echo 'export VAR_NAME="value"' >> ~/.bashrc

For example:

echo 'export JAVA_HOME=/usr/lib/jvm/java-11-openjdk-amd64' >> ~/.bashrc

After adding the variable, you can apply the changes immediately by sourcing the profile script:

source ~/.bashrc

Persistent Environment Variables for All Users

To set an environment variable globally for all users, you can create a script in the /etc/profile.d/ directory:

sudo echo 'export VAR_NAME="value"' > /etc/profile.d/

For example:

sudo echo 'export JAVA_HOME=/usr/lib/jvm/java-11-openjdk-amd64' > /etc/profile.d/

Make sure the script is executable:

sudo chmod +x /etc/profile.d/

How to List Environment Variables in Linux

To list all environment variables, you can use the env, printenv, or set commands:






How to Print Environment Variables in Linux

There are two ways to print the already-defined environment variables:

  1. printenv VARIABLE_NAME
  2. echo $varname

For example, to print the value of the SHELL variable using both methods:

printenv SHELL


echo $SHELL

How to Unset Environment Variables

To remove an environment variable, use the unset command:

unset VAR_NAME

For example:


Best Practices for Using Environment Variables

  1. Use descriptive names for your environment variables, so they clearly indicate their purpose.
  2. Keep the names and structures of your environment variables consistent across different environments (e.g., development, testing, production) to avoid confusion and potential errors.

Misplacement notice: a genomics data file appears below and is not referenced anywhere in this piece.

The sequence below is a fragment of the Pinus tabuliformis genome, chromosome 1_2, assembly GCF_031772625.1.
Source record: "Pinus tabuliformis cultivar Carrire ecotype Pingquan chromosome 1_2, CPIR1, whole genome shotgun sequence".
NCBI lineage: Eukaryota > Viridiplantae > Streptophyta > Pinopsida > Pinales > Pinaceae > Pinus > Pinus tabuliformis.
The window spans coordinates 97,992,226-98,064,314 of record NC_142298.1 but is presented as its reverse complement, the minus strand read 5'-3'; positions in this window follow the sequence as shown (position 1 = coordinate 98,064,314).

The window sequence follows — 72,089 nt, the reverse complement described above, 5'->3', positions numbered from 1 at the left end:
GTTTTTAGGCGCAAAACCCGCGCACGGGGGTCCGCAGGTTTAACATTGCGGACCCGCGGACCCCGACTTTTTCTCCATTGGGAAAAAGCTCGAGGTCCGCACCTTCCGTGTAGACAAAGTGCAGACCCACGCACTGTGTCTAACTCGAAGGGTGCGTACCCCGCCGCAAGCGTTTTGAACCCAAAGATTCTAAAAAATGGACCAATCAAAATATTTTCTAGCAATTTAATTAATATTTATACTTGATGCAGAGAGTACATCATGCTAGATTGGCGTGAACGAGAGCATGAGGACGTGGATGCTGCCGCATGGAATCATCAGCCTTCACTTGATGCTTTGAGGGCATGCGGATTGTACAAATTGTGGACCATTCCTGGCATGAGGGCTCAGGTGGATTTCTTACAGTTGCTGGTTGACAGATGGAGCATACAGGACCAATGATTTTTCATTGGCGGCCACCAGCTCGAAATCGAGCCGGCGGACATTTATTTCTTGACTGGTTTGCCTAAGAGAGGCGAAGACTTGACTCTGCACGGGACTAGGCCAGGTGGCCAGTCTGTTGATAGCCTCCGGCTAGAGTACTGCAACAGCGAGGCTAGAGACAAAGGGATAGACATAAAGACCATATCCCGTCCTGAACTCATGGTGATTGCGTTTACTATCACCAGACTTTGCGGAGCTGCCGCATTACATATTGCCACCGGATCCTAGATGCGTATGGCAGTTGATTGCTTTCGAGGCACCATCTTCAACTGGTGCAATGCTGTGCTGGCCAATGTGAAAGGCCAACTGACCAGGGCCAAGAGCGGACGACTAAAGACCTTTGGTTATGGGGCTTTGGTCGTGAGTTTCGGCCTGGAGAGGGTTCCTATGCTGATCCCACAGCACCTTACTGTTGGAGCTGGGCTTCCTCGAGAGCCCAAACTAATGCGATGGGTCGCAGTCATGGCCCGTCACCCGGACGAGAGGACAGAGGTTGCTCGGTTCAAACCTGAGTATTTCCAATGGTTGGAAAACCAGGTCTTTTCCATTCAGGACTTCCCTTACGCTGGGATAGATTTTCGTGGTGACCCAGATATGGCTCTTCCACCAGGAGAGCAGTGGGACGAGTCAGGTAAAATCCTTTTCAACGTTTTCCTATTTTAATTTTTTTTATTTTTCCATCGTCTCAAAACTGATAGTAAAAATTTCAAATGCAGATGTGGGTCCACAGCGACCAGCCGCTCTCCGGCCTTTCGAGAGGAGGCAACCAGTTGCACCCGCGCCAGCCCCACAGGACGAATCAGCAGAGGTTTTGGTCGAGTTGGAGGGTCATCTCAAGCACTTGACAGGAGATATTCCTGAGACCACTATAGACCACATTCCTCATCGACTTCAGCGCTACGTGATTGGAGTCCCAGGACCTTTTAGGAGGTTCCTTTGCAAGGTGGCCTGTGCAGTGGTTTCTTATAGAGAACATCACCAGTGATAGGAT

3. For application-specific variables, using a prefix can be a good practice. This can help you quickly identify the variables related to a specific application and prevent potential clashes with other variables.
  4. Consider using tools for managing environment variables, such as secret management or configuration management systems.


In this comprehensive guide, you learned how to create, define, list, print, and make environment variables persistent in Linux. You also learned about the different scopes of environment variables and best practices for using them. By understanding and effectively managing environment variables, you can ensure that software applications have the necessary configuration to operate correctly and securely.

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r00t is a seasoned Linux system administrator with a wealth of experience in the field. Known for his contributions to, r00t has authored numerous tutorials and guides, helping users navigate the complexities of Linux systems. His expertise spans across various Linux distributions, including Ubuntu, CentOS, and Debian. r00t's work is characterized by his ability to simplify complex concepts, making Linux more accessible to users of all skill levels. His dedication to the Linux community and his commitment to sharing knowledge makes him a respected figure in the field.